That suggests that local adaptation to the high-latitude climate associated with low levels of sunlight and low temperatures took place in Scandinavia after these groups arrived. In fact, this is in agreement with the worldwide pattern of pigmentation decreasing with distance to the equator.

Modern people of northern Europe trace relatively little genetic ancestry back to the early Scandinavians studied by us. That's because several later migrations have changed the Scandinavian gene pool over time. We know that migrations during the later stone age, the bronze age and historical times have brought new genetic material as well as novel technologies, cultures and languages.

The ConversationThe picture is similarly complex in other parts of the world. Hopefully it won't be long before genetics helps us work out the detailed picture of exactly how humans have spread across the world since we first emerged.

Jan Apel, Senior Lecturer of Archaeology, Lund University

This article was originally published on The Conversation. Read the original article.

VIKING

How a Viking king inspired one of our best-known modern technologies

A Swede and American tell the story of how they hatched the idea for the moniker 'Bluetooth' over beers.

A Danish 16th-century paining of Viking king Harald Bluetooth
A Danish 16th-century paining of Viking king Harald Bluetooth. Photo: Wikimedia Commons/Public domain

At the end of the 1990s, Sven Mattisson, a Swedish engineer working at telecom group Ericsson, and Jim Kardach, an American employed by Intel, were among those developing the revolutionary technology.

In 1998, at the dawn of the “wireless” era, the two men were part of an international consortium that created a universal standard for the technology first developed by Ericsson in 1994.

But prior to that, they had struggled to pitch their wireless products. Intel had its Biz-RF wireless programme, Ericsson had MC-Link, while Nokia had its Low Power RF. Kardach, Mattisson and others presented their ideas at a seminar in Toronto in late 1997.

“Jim and I said that people did not appreciate what we presented,” Mattisson, now 65 and winding down his career at Ericsson, recalled in a recent interview with AFP.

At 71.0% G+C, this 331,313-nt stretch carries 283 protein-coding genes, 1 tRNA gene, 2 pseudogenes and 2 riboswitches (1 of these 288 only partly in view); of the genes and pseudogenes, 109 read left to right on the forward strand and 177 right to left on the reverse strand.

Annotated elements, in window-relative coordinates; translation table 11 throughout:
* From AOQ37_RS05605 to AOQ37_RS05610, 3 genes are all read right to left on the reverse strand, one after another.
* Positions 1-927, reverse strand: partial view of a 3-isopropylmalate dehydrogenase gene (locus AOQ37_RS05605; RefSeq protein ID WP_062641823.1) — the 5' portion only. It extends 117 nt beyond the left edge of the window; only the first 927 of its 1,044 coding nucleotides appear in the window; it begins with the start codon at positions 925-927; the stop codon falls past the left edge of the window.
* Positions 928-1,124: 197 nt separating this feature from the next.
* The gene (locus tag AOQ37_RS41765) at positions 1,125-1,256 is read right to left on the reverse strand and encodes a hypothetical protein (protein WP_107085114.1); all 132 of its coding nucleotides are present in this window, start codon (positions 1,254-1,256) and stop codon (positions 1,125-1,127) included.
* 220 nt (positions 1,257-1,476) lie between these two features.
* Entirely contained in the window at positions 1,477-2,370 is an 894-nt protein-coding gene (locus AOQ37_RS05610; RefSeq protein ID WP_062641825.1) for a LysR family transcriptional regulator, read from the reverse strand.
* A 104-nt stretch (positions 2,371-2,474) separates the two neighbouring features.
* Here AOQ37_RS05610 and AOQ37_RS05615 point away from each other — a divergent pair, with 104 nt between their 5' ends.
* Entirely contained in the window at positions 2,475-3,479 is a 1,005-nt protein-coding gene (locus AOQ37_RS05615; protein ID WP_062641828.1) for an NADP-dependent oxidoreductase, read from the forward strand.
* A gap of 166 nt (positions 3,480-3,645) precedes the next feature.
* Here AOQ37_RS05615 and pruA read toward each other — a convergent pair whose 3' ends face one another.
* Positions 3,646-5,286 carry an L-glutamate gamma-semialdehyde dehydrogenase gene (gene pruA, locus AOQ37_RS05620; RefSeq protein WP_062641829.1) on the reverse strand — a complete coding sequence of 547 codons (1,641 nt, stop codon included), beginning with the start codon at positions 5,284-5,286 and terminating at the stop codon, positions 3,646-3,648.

The engineer, who had travelled all the way to Canada from Sweden for the one-hour pitch, decided to hang out with Kardach for the evening before flying home.

“We received a lukewarm reception of our confusing proposal, and it was at this time I realised we needed a codename for the project which everyone could use,” Kardach explained in a long account on his webpage.

‘Chauvinistic story’

To drown their sorrows, the two men headed for a local Toronto bar and ended up talking about history, one of Kardach’s passions. “We had some beers… and Jim is interested in history so he asked me about Vikings, so we talked at length about that,” said Mattisson, admitting that his recollection of that historic night is now somewhat foggy.

Kardach said all he knew about Vikings was that they ran “around with horned helmets raiding and looting places, and that they were crazy chiefs.”

Mattisson recommended Kardach read a well-known Swedish historical novel about the Vikings, entitled “The Long Ships”.

Set in the 10th century – “a chauvinistic story” about a boy taken hostage by Vikings, says Mattisson – one name in the book caught Kardach’s attention: that of the king of Denmark, Harald “Bluetooth” Gormsson.

A Bluetooth adapter from 2004. Photo: Stefan Gustavsson/SvD/TT

Unification

An important historic figure in Scandinavia in the 10th century, the king of Denmark’s nickname is said to refer to a dead tooth, or, as other tales have it, to his liking for blueberries or even a simple translation error.

During his reign, Denmark turned its back on its pagan beliefs and Norse gods, gradually converting to Christianity.

But he is best known for having united Norway and Denmark in a union that lasted until 1814.

A king who unified Scandinavian rivals – the parallel delighted those seeking to unite the PC and cellular industries with a short-range wireless link.

And the reference to the king goes beyond the name: the Bluetooth logo, which at first glance resembles a geometric squiggle, is in fact a superimposition of the runes for the letters “H” and “B”, the king’s initials.

Low-cost and with low power consumption, Bluetooth was finally launched in May 1998, using technology allowing computer devices to communicate with each other in short range without fixed cables.

The first consumer device equipped with the technology hit the market in 1999, and its name, which was initially meant to be temporary until something better was devised, became permanent.